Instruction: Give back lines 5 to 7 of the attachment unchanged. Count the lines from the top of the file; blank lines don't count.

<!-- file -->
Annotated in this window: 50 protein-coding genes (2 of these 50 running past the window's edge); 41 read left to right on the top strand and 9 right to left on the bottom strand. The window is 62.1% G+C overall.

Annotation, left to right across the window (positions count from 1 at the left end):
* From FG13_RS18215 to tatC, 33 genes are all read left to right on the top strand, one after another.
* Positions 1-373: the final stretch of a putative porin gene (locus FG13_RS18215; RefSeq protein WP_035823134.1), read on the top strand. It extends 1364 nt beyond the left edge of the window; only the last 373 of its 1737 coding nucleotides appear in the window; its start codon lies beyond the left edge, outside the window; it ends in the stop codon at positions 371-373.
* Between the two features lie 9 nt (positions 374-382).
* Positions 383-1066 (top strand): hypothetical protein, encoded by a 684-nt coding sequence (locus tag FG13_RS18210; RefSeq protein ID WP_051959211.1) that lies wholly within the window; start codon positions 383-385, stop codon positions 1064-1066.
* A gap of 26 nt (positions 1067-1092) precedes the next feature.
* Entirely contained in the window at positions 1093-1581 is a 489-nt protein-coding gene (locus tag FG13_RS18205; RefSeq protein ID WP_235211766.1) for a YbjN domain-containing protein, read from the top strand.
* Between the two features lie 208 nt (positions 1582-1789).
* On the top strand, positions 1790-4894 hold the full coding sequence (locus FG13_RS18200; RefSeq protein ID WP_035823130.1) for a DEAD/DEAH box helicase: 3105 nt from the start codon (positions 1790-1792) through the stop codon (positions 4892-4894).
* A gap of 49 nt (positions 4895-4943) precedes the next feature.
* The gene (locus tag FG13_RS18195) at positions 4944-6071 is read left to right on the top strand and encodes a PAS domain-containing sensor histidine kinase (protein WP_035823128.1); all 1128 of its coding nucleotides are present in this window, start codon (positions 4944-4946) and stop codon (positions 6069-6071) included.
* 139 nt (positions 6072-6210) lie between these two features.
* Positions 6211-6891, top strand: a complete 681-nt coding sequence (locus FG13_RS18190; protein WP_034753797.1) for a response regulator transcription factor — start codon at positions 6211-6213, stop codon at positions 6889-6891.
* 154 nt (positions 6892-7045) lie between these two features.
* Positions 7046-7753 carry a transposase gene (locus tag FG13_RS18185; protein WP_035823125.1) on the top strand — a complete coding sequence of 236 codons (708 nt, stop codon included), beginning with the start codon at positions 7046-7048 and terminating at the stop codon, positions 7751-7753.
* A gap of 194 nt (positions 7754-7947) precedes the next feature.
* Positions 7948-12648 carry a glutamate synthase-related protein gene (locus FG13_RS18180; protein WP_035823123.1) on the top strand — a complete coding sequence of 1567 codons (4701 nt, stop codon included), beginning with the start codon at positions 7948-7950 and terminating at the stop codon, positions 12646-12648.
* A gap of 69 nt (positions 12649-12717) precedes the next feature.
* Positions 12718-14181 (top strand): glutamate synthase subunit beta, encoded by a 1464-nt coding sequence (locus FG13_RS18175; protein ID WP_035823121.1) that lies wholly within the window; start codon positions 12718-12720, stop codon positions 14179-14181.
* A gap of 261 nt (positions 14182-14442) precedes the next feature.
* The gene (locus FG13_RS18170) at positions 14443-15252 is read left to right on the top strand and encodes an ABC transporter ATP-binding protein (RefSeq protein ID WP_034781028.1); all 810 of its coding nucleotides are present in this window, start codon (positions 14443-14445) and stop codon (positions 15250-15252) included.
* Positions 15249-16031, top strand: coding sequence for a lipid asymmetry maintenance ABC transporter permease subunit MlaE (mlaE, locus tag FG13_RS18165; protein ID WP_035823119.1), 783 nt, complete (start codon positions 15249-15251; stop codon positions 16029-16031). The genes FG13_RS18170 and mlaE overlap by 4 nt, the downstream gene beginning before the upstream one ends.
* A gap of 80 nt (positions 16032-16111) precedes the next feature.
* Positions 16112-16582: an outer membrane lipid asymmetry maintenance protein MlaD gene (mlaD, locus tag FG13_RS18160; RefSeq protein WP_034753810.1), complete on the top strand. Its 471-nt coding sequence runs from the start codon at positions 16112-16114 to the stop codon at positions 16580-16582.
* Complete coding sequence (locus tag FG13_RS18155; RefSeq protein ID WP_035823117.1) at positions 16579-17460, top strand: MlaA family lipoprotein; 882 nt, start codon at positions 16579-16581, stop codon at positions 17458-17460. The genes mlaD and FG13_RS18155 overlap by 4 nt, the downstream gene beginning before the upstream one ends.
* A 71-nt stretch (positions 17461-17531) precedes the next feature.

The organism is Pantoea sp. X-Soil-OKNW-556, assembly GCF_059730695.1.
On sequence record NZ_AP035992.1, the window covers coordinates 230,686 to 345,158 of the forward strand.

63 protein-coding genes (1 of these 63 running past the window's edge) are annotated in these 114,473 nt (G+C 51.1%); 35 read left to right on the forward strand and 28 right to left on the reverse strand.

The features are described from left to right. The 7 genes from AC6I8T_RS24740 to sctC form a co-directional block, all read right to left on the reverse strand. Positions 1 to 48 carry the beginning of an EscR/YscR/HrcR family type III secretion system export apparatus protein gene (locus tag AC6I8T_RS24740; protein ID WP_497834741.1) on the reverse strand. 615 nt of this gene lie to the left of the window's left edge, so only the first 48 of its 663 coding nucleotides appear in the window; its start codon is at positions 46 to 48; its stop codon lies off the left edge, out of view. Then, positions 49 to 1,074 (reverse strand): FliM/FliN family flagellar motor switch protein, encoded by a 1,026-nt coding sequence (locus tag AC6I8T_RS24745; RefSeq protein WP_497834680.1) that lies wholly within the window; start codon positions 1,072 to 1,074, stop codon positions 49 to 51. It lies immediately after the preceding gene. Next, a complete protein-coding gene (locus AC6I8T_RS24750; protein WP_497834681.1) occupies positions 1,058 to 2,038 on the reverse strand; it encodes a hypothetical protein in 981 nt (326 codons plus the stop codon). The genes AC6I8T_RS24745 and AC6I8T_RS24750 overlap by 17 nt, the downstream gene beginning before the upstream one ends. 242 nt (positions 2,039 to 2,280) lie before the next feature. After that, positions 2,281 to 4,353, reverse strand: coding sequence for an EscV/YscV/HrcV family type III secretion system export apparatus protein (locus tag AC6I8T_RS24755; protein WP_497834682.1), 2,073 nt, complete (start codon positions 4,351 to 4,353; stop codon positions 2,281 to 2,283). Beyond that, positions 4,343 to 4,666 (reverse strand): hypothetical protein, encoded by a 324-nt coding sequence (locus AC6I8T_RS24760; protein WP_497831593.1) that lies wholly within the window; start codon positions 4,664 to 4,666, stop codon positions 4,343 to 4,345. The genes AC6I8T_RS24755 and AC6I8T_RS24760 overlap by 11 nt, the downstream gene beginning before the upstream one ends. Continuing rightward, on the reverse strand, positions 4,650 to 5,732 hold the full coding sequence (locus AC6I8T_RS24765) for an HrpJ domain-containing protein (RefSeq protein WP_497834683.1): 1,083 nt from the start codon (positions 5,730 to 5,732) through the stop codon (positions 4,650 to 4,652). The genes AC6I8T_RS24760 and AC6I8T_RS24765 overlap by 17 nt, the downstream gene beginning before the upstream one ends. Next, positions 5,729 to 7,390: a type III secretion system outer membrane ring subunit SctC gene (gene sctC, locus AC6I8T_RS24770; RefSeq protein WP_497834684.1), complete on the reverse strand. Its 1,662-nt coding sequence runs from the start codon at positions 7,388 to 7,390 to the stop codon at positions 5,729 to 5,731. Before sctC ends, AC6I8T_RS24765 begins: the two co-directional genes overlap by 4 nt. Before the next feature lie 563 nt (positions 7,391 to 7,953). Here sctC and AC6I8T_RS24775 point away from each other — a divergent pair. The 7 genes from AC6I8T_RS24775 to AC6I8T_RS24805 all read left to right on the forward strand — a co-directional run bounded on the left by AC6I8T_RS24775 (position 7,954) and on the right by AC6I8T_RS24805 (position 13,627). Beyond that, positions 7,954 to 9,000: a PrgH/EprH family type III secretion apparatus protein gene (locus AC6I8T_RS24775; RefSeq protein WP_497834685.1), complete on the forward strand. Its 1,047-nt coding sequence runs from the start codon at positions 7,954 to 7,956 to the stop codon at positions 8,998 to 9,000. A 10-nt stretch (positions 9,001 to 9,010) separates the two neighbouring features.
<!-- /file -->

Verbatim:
* Between the two features lie 9 nt (positions 374-382).
* Positions 383-1066 (top strand): hypothetical protein, encoded by a 684-nt coding sequence (locus tag FG13_RS18210; RefSeq protein ID WP_051959211.1) that lies wholly within the window; start codon positions 383-385, stop codon positions 1064-1066.
* A gap of 26 nt (positions 1067-1092) precedes the next feature.